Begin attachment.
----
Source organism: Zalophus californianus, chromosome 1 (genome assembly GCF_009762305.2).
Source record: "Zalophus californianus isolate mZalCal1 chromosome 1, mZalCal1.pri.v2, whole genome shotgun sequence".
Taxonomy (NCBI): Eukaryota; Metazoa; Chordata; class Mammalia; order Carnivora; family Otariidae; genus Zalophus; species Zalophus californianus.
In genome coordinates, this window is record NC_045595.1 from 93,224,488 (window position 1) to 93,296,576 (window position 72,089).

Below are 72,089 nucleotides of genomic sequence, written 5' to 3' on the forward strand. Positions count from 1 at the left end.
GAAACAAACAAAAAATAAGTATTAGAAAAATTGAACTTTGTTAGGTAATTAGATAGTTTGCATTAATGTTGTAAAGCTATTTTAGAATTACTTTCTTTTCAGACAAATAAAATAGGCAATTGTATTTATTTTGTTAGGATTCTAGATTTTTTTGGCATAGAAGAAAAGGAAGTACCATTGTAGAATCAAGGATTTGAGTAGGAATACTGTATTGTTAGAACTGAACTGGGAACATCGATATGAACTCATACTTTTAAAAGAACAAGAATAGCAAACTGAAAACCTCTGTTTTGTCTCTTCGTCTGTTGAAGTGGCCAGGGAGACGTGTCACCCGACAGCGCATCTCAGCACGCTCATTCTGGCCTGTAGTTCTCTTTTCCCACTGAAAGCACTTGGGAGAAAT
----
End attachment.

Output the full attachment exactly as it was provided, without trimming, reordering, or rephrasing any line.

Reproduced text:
Source organism: Zalophus californianus, chromosome 1 (genome assembly GCF_009762305.2).
Source record: "Zalophus californianus isolate mZalCal1 chromosome 1, mZalCal1.pri.v2, whole genome shotgun sequence".
Taxonomy (NCBI): Eukaryota; Metazoa; Chordata; class Mammalia; order Carnivora; family Otariidae; genus Zalophus; species Zalophus californianus.
In genome coordinates, this window is record NC_045595.1 from 93,224,488 (window position 1) to 93,296,576 (window position 72,089).

Below are 72,089 nucleotides of genomic sequence, written 5' to 3' on the forward strand. Positions count from 1 at the left end.
GAAACAAACAAAAAATAAGTATTAGAAAAATTGAACTTTGTTAGGTAATTAGATAGTTTGCATTAATGTTGTAAAGCTATTTTAGAATTACTTTCTTTTCAGACAAATAAAATAGGCAATTGTATTTATTTTGTTAGGATTCTAGATTTTTTTGGCATAGAAGAAAAGGAAGTACCATTGTAGAATCAAGGATTTGAGTAGGAATACTGTATTGTTAGAACTGAACTGGGAACATCGATATGAACTCATACTTTTAAAAGAACAAGAATAGCAAACTGAAAACCTCTGTTTTGTCTCTTCGTCTGTTGAAGTGGCCAGGGAGACGTGTCACCCGACAGCGCATCTCAGCACGCTCATTCTGGCCTGTAGTTCTCTTTTCCCACTGAAAGCACTTGGGAGAAAT